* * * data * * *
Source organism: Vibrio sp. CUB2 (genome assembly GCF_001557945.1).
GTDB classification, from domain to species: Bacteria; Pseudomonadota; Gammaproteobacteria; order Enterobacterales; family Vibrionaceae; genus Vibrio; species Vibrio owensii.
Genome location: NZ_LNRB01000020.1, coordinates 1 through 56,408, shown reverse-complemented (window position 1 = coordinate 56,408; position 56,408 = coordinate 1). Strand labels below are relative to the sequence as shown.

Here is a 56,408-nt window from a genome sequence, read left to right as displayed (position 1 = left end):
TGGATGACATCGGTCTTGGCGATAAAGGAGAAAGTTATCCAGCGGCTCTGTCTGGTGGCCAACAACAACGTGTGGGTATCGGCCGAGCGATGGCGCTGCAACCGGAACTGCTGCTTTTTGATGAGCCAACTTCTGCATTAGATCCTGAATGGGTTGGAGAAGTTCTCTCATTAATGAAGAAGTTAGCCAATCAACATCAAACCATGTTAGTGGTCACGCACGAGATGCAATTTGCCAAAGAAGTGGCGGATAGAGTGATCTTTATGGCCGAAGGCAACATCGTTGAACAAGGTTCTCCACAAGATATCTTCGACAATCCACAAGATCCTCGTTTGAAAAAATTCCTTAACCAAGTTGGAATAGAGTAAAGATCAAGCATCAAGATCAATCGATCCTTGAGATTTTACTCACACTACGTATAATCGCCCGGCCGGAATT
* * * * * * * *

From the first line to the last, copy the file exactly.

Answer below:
Source organism: Vibrio sp. CUB2 (genome assembly GCF_001557945.1).
GTDB classification, from domain to species: Bacteria; Pseudomonadota; Gammaproteobacteria; order Enterobacterales; family Vibrionaceae; genus Vibrio; species Vibrio owensii.
Genome location: NZ_LNRB01000020.1, coordinates 1 through 56,408, shown reverse-complemented (window position 1 = coordinate 56,408; position 56,408 = coordinate 1). Strand labels below are relative to the sequence as shown.

Here is a 56,408-nt window from a genome sequence, read left to right as displayed (position 1 = left end):
TGGATGACATCGGTCTTGGCGATAAAGGAGAAAGTTATCCAGCGGCTCTGTCTGGTGGCCAACAACAACGTGTGGGTATCGGCCGAGCGATGGCGCTGCAACCGGAACTGCTGCTTTTTGATGAGCCAACTTCTGCATTAGATCCTGAATGGGTTGGAGAAGTTCTCTCATTAATGAAGAAGTTAGCCAATCAACATCAAACCATGTTAGTGGTCACGCACGAGATGCAATTTGCCAAAGAAGTGGCGGATAGAGTGATCTTTATGGCCGAAGGCAACATCGTTGAACAAGGTTCTCCACAAGATATCTTCGACAATCCACAAGATCCTCGTTTGAAAAAATTCCTTAACCAAGTTGGAATAGAGTAAAGATCAAGCATCAAGATCAATCGATCCTTGAGATTTTACTCACACTACGTATAATCGCCCGGCCGGAATT